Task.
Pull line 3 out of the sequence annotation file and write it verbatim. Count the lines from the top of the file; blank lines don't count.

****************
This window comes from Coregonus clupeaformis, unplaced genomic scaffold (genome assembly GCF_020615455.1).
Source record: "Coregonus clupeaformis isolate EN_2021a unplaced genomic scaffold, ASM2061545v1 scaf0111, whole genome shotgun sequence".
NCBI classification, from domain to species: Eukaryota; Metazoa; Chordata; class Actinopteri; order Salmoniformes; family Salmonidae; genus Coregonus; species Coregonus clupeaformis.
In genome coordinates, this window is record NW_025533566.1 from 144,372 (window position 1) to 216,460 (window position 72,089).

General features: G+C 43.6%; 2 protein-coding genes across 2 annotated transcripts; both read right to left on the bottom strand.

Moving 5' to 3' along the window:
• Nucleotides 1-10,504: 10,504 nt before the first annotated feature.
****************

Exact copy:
NCBI classification, from domain to species: Eukaryota; Metazoa; Chordata; class Actinopteri; order Salmoniformes; family Salmonidae; genus Coregonus; species Coregonus clupeaformis.